If the European Commission's revamped Payment Services Directive had a goal of enticing more innovation and, thus, more startups to enter financial services, Modulr Finance Ltd. CEO Myles Stephenson got the message.

Stephenson helped create Modulr as a tech-driven business-to-business payments platform, utilizing application interfaces, a web-based dashboard and integration into payment rails to encourage businesses to shelve paper documents and move into electronic — and much faster — B-to-B payments.

In addition to eliminating a lot of friction related to business payments, Modulr wants to operate as a gateway to payments rails and as a layer of financial services in which customers tend to keep their traditional bank relationship, but don't really need it for B-to-B transactions. Modulr, founded in 2015, received its authorization from the Financial Conduct Authority in late 2016 to operate as an electronic money institution.

Myles Stephenson, CEO of Modulr Finance
Myles Stephenson, CEO of Modulr Finance

"What we are trying to do is turn reconciliation on its head," said Stephenson, who previously created and sold CorporatePay, a company stressing virtual cards for supplier payments.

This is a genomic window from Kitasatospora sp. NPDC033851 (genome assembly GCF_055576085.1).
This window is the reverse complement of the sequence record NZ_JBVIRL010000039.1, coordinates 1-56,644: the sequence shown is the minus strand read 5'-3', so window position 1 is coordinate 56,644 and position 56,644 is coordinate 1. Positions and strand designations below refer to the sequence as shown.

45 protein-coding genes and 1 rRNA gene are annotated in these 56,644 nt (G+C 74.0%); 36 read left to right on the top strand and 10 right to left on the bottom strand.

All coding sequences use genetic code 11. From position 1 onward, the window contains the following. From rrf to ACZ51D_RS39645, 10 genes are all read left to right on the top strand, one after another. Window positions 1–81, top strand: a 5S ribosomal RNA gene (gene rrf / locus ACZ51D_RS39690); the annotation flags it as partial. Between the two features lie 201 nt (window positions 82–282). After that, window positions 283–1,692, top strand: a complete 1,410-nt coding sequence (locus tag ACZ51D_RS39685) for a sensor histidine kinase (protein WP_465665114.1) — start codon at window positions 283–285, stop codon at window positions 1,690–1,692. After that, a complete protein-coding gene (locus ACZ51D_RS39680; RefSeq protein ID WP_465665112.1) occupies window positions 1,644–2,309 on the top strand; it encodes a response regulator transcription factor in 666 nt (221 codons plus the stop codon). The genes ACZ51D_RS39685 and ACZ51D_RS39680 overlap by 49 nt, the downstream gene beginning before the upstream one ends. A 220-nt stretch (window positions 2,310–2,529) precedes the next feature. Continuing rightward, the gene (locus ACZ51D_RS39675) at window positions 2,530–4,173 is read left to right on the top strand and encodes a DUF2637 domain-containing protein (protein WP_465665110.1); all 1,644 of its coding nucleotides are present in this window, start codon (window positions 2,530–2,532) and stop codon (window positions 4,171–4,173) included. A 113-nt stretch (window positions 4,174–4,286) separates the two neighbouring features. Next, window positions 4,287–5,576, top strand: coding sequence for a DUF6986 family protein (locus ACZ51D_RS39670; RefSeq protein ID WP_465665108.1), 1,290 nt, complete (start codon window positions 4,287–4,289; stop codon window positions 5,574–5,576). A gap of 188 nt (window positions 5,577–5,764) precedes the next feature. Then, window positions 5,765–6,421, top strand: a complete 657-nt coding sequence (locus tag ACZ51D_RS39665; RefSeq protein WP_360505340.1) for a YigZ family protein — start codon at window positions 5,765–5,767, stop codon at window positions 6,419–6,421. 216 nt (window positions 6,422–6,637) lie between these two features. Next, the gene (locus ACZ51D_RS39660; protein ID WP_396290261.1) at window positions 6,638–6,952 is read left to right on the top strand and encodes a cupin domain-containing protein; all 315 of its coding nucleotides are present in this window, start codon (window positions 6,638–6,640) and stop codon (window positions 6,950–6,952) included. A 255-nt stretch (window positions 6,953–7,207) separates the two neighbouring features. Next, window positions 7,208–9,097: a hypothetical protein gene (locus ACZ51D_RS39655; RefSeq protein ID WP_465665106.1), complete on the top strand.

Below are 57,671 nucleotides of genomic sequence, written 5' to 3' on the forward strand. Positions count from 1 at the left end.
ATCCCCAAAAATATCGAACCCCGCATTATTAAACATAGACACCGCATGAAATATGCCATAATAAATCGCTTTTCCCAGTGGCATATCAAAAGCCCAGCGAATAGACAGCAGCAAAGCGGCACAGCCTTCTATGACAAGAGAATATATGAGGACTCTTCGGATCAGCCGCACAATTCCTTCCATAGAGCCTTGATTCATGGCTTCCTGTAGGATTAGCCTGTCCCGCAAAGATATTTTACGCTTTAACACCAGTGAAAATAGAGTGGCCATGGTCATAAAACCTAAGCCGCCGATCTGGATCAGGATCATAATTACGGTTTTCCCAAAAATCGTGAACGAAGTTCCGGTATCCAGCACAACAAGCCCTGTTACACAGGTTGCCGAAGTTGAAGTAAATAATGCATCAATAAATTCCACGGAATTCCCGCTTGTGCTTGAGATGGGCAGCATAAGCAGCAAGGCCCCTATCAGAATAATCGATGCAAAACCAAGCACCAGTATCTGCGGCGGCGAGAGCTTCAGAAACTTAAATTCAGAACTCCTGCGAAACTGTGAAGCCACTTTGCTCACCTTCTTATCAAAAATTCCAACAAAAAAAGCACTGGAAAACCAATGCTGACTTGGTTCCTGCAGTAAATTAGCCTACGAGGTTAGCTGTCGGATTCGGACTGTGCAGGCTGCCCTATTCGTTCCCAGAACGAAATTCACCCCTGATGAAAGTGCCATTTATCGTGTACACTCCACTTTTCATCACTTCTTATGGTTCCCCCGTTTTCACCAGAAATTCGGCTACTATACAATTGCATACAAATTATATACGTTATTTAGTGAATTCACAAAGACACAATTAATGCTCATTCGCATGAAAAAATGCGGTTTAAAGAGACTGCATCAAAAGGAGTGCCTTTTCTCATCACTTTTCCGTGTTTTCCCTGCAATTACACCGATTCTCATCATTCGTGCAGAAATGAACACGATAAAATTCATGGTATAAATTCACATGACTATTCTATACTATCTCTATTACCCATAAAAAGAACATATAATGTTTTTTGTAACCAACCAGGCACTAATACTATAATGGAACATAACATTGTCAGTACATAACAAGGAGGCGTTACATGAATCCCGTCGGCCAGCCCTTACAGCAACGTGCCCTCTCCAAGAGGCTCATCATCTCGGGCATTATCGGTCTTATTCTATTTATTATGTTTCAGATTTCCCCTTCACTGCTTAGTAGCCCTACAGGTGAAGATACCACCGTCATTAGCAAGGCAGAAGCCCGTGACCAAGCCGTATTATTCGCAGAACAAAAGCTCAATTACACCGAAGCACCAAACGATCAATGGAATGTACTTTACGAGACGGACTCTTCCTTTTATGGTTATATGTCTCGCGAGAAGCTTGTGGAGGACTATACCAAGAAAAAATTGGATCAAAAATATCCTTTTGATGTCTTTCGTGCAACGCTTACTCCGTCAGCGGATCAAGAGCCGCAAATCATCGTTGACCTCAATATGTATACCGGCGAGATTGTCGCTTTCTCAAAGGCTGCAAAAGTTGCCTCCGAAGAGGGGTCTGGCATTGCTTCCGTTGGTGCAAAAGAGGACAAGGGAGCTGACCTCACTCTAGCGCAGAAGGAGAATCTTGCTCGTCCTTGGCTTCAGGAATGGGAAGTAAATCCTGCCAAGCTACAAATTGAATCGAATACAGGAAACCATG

Rather than aggregating business payments into a single bank account and reconciling later, Modulr issues individual accounts for each customer, making it easier to monitor payments and inform the customer when money arrives, Stephenson said.

"We reconcile through individual account numbers," he added. "We can also deploy calculations or splitting on the account for marketplace businesses, and can send out commissions or repayments on sales as they flow into the account."

When the commission introduced its new version of the Payment Services Directive, or PSD2, about four years ago and began enforcement of directives last year, the hand wringing began in earnest as to what it meant for banks and payments providers.

A complex regulatory tool with many layers, PSD2 essentially opened the door for third-party providers to get more leverage in offering payment processing services. While the directive is still just taking hold and is expected to be national law by 2018, it more clearly established that non-banks could provide a range of payments services, including money transfers outside of the European Union.

Modulr is an example of what PSD2 creators had in mind — allowing savvy tech companies to create APIs that will connect to the country's faster payments rails or card brand network rails.

"PSD2 is a planned journey in the way regulators have introduced change and technology in the U.K., but it is a next step in allowing non-banks to process payments," Stephenson said. Another big technology push occurred when Visa and Mastercard opened their networks to developers, Stephenson added.

It also became apparent that the major card networks were interested in the faster payments rails when Mastercard acquired VocaLink in the U.K.

With so many real-time payments projects taking place worldwide, Modulr figures it is going to fit in nicely wherever it lands, Stephenson added.

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